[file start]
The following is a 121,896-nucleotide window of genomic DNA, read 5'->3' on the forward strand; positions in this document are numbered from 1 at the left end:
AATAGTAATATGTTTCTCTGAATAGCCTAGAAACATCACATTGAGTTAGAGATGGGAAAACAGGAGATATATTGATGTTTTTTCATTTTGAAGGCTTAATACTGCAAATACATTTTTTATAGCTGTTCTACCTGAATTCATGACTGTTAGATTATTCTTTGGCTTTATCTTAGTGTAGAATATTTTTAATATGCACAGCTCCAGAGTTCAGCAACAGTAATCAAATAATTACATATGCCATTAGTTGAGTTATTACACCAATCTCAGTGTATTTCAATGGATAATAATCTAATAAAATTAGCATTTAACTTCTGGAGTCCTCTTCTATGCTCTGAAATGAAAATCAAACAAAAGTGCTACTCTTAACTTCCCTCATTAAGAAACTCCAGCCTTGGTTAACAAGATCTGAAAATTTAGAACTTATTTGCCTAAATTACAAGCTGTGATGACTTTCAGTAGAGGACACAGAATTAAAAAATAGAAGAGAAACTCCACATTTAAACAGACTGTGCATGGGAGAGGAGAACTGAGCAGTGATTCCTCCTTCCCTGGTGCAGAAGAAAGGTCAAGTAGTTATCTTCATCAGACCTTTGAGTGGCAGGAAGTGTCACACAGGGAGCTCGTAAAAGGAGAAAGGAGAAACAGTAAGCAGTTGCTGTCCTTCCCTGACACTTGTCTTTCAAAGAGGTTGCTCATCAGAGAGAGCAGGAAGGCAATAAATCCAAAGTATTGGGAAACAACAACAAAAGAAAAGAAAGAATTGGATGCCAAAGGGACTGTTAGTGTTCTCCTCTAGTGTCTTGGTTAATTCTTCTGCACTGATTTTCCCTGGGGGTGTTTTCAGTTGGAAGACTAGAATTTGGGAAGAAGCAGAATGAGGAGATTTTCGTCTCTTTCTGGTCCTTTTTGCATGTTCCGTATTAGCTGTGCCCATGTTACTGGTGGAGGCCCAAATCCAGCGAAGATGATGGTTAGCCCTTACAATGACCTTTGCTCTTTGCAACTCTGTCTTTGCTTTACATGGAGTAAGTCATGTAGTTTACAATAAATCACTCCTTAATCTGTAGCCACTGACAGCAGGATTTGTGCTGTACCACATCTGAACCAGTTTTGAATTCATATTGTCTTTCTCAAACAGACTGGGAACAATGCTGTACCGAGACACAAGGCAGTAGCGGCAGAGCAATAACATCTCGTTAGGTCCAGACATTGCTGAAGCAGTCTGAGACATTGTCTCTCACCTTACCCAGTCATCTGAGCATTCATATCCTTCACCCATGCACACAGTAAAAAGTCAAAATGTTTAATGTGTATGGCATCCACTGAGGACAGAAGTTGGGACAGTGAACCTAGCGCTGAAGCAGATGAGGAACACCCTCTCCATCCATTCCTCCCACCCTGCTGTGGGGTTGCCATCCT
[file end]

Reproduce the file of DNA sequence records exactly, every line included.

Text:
The following is a 121,896-nucleotide window of genomic DNA, read 5'->3' on the forward strand; positions in this document are numbered from 1 at the left end:
AATAGTAATATGTTTCTCTGAATAGCCTAGAAACATCACATTGAGTTAGAGATGGGAAAACAGGAGATATATTGATGTTTTTTCATTTTGAAGGCTTAATACTGCAAATACATTTTTTATAGCTGTTCTACCTGAATTCATGACTGTTAGATTATTCTTTGGCTTTATCTTAGTGTAGAATATTTTTAATATGCACAGCTCCAGAGTTCAGCAACAGTAATCAAATAATTACATATGCCATTAGTTGAGTTATTACACCAATCTCAGTGTATTTCAATGGATAATAATCTAATAAAATTAGCATTTAACTTCTGGAGTCCTCTTCTATGCTCTGAAATGAAAATCAAACAAAAGTGCTACTCTTAACTTCCCTCATTAAGAAACTCCAGCCTTGGTTAACAAGATCTGAAAATTTAGAACTTATTTGCCTAAATTACAAGCTGTGATGACTTTCAGTAGAGGACACAGAATTAAAAAATAGAAGAGAAACTCCACATTTAAACAGACTGTGCATGGGAGAGGAGAACTGAGCAGTGATTCCTCCTTCCCTGGTGCAGAAGAAAGGTCAAGTAGTTATCTTCATCAGACCTTTGAGTGGCAGGAAGTGTCACACAGGGAGCTCGTAAAAGGAGAAAGGAGAAACAGTAAGCAGTTGCTGTCCTTCCCTGACACTTGTCTTTCAAAGAGGTTGCTCATCAGAGAGAGCAGGAAGGCAATAAATCCAAAGTATTGGGAAACAACAACAAAAGAAAAGAAAGAATTGGATGCCAAAGGGACTGTTAGTGTTCTCCTCTAGTGTCTTGGTTAATTCTTCTGCACTGATTTTCCCTGGGGGTGTTTTCAGTTGGAAGACTAGAATTTGGGAAGAAGCAGAATGAGGAGATTTTCGTCTCTTTCTGGTCCTTTTTGCATGTTCCGTATTAGCTGTGCCCATGTTACTGGTGGAGGCCCAAATCCAGCGAAGATGATGGTTAGCCCTTACAATGACCTTTGCTCTTTGCAACTCTGTCTTTGCTTTACATGGAGTAAGTCATGTAGTTTACAATAAATCACTCCTTAATCTGTAGCCACTGACAGCAGGATTTGTGCTGTACCACATCTGAACCAGTTTTGAATTCATATTGTCTTTCTCAAACAGACTGGGAACAATGCTGTACCGAGACACAAGGCAGTAGCGGCAGAGCAATAACATCTCGTTAGGTCCAGACATTGCTGAAGCAGTCTGAGACATTGTCTCTCACCTTACCCAGTCATCTGAGCATTCATATCCTTCACCCATGCACACAGTAAAAAGTCAAAATGTTTAATGTGTATGGCATCCACTGAGGACAGAAGTTGGGACAGTGAACCTAGCGCTGAAGCAGATGAGGAACACCCTCTCCATCCATTCCTCCCACCCTGCTGTGGGGTTGCCATCCT